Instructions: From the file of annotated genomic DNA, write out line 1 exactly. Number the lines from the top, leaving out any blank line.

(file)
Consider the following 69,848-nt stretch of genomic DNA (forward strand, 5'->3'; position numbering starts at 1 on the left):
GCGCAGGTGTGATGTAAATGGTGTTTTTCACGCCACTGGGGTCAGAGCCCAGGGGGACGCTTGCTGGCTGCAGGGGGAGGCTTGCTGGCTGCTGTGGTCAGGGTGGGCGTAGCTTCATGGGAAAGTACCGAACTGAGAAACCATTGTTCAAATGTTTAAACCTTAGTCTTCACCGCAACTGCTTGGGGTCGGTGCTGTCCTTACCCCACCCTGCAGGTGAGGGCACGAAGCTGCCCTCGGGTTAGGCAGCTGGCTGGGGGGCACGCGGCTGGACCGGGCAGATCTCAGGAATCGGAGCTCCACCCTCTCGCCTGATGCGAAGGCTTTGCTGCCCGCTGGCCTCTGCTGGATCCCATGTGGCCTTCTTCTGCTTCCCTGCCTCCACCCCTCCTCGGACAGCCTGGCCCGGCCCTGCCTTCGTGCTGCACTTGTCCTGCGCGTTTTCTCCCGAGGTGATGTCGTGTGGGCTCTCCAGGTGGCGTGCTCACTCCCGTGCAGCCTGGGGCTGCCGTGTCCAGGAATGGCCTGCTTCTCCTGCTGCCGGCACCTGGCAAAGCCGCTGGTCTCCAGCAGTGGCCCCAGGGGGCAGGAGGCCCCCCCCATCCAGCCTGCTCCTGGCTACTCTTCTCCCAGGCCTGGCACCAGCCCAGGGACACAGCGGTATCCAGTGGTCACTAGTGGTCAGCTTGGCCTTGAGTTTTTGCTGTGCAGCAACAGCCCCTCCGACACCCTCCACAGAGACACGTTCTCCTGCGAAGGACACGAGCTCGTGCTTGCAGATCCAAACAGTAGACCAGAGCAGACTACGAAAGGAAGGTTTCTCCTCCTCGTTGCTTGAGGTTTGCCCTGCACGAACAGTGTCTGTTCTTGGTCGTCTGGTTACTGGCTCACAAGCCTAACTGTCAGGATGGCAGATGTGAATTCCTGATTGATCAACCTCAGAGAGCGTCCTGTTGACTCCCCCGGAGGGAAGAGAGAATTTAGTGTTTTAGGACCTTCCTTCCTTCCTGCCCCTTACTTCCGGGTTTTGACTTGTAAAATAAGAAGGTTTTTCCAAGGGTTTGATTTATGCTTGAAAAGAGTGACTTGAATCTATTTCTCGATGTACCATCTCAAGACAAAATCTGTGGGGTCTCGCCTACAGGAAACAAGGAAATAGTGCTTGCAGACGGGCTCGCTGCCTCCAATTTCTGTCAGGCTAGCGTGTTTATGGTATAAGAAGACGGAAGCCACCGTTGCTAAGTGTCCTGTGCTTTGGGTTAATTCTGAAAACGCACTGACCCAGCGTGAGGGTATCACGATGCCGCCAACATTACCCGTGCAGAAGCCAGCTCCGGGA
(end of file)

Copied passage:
Consider the following 69,848-nt stretch of genomic DNA (forward strand, 5'->3'; position numbering starts at 1 on the left):